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Set vs Free

How do CBS get ready for an improv gig? Do such preparations fit with the idea of it being an improv gig at all? Its a question of degrees: To what extent are you improvising?

If the improvisations are truly open you start playing and go where the music takes you, trusting in that journey and in the players that you are working with etc. Thinking about pre-defined points on the journey doesn't come into it.

However CBS doesn't work in that way. We use a short minimal list of 'cues' - spurs, ideas, even a phrase... The aim being that there is enough openness so the group can explore without feeling restricted but enough structure and ideas to make for an interesting set of music e.g. 'bowed section' or 'C groove'. There is no doubt that knowing what these cues are in advance gives the players, some of whom are not very experienced improvisers, more confidence. I would say this is particularly true over pitch and sequence recognition.

In the past I referred to the cues as stabilisers; something I thought we needed to get us started and would then come off as the project progressed. We did try this and did sets working without cues however this led to long dirge like jams often stuck on a single chord. The music lacked any sense of movement, change or contrast. This was a disappointing and difficult period for the project. One where its musical direction had to be re-evaluated. Clearly I could have persevered and done exercises to try to get the group playing good free improv (with no cues.) However through speaking with the players I realised I was trying to take the group somewhere they really didn't want to go musically and that actually this was equally true for me: 'Free Improv' was somewhere I'd thought I'd want to go to the exclusion of all else but then realised that much as I like elements in that music, the timbral exploration, the energy, the unpredictability et al. traditional use of pitch, rhythm and grooves, elements not normally associated with free playing, were things I liked musically and that the band did really well = CBS incorporates elements of free improv but is not be governed by its limitations.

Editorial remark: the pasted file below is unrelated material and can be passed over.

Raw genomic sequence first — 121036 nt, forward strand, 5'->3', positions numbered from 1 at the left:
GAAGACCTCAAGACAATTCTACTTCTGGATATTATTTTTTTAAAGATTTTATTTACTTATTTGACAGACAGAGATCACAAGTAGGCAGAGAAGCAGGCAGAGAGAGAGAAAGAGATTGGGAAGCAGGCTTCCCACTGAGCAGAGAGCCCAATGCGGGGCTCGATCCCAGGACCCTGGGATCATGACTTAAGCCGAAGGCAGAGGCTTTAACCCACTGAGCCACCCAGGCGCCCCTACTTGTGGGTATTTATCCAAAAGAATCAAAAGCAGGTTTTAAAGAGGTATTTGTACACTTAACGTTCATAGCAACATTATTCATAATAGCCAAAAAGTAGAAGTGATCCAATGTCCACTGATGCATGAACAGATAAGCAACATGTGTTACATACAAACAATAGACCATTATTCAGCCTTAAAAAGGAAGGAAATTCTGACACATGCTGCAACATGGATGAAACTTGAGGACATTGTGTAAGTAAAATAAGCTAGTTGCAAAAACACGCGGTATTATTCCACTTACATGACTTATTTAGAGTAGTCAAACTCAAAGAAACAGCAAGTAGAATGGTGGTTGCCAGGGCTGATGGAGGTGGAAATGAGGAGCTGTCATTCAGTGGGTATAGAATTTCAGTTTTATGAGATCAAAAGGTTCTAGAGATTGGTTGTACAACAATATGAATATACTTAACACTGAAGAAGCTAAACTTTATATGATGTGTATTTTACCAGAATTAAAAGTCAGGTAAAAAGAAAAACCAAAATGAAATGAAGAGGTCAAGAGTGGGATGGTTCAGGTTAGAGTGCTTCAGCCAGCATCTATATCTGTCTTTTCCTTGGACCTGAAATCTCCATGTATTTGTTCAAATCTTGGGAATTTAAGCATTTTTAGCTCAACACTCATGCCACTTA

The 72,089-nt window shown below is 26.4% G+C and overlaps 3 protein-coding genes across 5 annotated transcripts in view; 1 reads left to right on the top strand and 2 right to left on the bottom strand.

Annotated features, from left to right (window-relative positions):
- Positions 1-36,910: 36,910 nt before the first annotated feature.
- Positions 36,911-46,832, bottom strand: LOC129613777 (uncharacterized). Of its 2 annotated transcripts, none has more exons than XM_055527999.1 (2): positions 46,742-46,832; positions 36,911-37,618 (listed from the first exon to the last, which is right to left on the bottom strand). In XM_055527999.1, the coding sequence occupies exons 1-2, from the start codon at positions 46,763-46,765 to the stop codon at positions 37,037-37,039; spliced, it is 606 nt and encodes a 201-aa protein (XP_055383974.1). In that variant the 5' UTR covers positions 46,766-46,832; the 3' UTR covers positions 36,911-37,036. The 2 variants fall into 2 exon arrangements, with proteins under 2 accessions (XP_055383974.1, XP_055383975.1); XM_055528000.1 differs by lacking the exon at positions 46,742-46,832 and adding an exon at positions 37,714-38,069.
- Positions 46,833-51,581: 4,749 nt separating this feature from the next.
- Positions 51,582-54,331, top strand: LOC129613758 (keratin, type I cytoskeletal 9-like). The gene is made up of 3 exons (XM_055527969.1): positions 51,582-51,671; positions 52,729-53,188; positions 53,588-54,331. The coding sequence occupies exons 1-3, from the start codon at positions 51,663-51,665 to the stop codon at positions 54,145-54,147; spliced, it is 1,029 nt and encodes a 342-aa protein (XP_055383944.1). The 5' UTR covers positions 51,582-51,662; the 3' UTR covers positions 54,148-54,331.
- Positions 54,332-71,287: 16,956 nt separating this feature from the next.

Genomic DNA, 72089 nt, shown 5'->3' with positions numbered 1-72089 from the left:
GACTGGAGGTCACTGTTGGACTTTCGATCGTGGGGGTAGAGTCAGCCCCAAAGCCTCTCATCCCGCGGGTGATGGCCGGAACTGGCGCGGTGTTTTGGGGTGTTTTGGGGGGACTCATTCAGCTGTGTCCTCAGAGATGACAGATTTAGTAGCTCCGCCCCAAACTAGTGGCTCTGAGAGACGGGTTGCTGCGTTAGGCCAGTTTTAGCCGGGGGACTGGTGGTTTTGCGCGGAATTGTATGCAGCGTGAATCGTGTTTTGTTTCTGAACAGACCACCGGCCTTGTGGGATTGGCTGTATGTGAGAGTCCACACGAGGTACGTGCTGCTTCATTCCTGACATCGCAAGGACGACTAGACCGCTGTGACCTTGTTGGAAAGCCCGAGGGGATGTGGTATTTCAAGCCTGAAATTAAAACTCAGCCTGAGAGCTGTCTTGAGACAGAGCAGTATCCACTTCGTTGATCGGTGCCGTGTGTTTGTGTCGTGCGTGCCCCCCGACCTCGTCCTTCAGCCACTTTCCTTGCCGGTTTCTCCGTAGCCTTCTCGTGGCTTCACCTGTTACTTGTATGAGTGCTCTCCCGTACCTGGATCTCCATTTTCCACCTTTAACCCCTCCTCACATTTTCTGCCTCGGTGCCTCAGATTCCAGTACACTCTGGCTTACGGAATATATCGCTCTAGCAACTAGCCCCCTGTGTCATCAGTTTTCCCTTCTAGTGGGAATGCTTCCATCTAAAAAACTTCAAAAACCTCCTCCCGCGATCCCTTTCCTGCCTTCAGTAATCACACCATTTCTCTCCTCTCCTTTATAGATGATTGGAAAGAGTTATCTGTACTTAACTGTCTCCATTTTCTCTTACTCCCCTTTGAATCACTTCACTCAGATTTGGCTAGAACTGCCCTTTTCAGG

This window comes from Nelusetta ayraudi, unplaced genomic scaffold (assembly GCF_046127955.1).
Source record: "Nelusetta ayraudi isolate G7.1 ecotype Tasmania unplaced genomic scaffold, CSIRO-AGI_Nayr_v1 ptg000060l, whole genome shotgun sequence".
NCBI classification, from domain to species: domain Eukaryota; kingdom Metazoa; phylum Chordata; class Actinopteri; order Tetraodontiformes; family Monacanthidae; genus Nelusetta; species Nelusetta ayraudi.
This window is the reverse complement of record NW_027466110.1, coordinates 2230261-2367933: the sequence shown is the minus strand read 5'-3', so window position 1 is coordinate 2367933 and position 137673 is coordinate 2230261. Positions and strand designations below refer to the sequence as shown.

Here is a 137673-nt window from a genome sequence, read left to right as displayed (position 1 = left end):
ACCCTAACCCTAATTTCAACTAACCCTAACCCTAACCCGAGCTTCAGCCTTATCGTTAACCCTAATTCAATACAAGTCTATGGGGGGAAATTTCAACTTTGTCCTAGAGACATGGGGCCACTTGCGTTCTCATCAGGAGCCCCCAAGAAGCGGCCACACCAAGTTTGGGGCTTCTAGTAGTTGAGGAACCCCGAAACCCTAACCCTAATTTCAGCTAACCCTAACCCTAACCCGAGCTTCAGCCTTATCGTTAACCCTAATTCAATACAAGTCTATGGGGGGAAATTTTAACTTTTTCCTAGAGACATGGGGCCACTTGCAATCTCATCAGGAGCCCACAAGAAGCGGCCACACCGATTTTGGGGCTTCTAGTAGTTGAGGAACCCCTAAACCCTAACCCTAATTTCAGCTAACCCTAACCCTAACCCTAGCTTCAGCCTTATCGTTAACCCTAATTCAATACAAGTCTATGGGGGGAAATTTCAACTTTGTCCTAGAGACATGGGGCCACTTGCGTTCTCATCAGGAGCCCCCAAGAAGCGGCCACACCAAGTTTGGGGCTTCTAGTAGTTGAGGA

This took me back to improvisations that I had really been inspired by and wanting to further understand them. Looking at groups like Cream it was pretty clear that to some extent they were working as a traditional jazz band - using the set material or framework as a jumping off point for improvisation. They were top players, very good at 'riding the bike' so these frameworks were not stabilisers = This is a style of music in itself, not a staging post to free improvisation. I felt this gave me a green light to continue to use the cues. To cherry pick potent elements and bring them to CBS from different idioms = pan-idiomatic.

The CBS cues have been explored in rehearsal. This gives a sense of how potent they are as ideas and thus roughly how long they might go on. I then select a list of maybe six cues to do an hours worth of playing. These are put into an order ...explaining how this is done belongs in another post.

Onstage in my directors role I try to let the music take its own course, to encourage and support and to intervene (through playing or visual signals) only to move sections, to encourage players (which maybe suggesting soloing) or to change dynamics e.g. drop for a quiet section. To make it work this approach requires that the players are willing to trust and take that direction. As always, it is key for everyone to be switched on, aware as to what the other players are doing.

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